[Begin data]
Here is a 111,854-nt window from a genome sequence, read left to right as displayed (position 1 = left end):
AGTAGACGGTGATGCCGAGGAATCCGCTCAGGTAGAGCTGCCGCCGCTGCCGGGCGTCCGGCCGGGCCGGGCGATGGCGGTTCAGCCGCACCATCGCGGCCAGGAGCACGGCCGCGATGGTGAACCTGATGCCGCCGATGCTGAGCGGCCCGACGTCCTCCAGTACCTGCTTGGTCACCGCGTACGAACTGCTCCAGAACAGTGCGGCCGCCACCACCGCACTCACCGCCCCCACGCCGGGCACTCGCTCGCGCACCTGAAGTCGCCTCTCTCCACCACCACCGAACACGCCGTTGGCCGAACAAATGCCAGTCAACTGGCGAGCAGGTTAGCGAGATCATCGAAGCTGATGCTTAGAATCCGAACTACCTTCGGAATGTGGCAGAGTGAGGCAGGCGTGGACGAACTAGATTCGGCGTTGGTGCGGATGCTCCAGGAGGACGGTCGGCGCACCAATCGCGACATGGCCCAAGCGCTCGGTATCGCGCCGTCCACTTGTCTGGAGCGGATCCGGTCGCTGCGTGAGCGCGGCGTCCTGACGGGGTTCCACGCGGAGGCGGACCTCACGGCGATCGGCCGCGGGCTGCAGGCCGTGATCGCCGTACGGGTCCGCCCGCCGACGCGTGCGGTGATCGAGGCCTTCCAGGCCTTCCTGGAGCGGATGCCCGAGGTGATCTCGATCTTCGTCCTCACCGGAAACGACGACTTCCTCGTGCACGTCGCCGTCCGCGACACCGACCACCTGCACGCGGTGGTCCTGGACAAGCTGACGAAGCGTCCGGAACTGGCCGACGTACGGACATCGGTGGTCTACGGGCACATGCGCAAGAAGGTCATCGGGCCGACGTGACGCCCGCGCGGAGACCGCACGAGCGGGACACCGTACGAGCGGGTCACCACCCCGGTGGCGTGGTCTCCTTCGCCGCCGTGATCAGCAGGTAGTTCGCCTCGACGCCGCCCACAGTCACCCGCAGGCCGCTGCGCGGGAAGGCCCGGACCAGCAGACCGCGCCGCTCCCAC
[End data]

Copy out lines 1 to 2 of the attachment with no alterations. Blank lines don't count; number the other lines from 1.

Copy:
Here is a 111,854-nt window from a genome sequence, read left to right as displayed (position 1 = left end):
AGTAGACGGTGATGCCGAGGAATCCGCTCAGGTAGAGCTGCCGCCGCTGCCGGGCGTCCGGCCGGGCCGGGCGATGGCGGTTCAGCCGCACCATCGCGGCCAGGAGCACGGCCGCGATGGTGAACCTGATGCCGCCGATGCTGAGCGGCCCGACGTCCTCCAGTACCTGCTTGGTCACCGCGTACGAACTGCTCCAGAACAGTGCGGCCGCCACCACCGCACTCACCGCCCCCACGCCGGGCACTCGCTCGCGCACCTGAAGTCGCCTCTCTCCACCACCACCGAACACGCCGTTGGCCGAACAAATGCCAGTCAACTGGCGAGCAGGTTAGCGAGATCATCGAAGCTGATGCTTAGAATCCGAACTACCTTCGGAATGTGGCAGAGTGAGGCAGGCGTGGACGAACTAGATTCGGCGTTGGTGCGGATGCTCCAGGAGGACGGTCGGCGCACCAATCGCGACATGGCCCAAGCGCTCGGTATCGCGCCGTCCACTTGTCTGGAGCGGATCCGGTCGCTGCGTGAGCGCGGCGTCCTGACGGGGTTCCACGCGGAGGCGGACCTCACGGCGATCGGCCGCGGGCTGCAGGCCGTGATCGCCGTACGGGTCCGCCCGCCGACGCGTGCGGTGATCGAGGCCTTCCAGGCCTTCCTGGAGCGGATGCCCGAGGTGATCTCGATCTTCGTCCTCACCGGAAACGACGACTTCCTCGTGCACGTCGCCGTCCGCGACACCGACCACCTGCACGCGGTGGTCCTGGACAAGCTGACGAAGCGTCCGGAACTGGCCGACGTACGGACATCGGTGGTCTACGGGCACATGCGCAAGAAGGTCATCGGGCCGACGTGACGCCCGCGCGGAGACCGCACGAGCGGGACACCGTACGAGCGGGTCACCACCCCGGTGGCGTGGTCTCCTTCGCCGCCGTGATCAGCAGGTAGTTCGCCTCGACGCCGCCCACAGTCACCCGCAGGCCGCTGCGCGGGAAGGCCCGGACCAGCAGACCGCGCCGCTCCCAC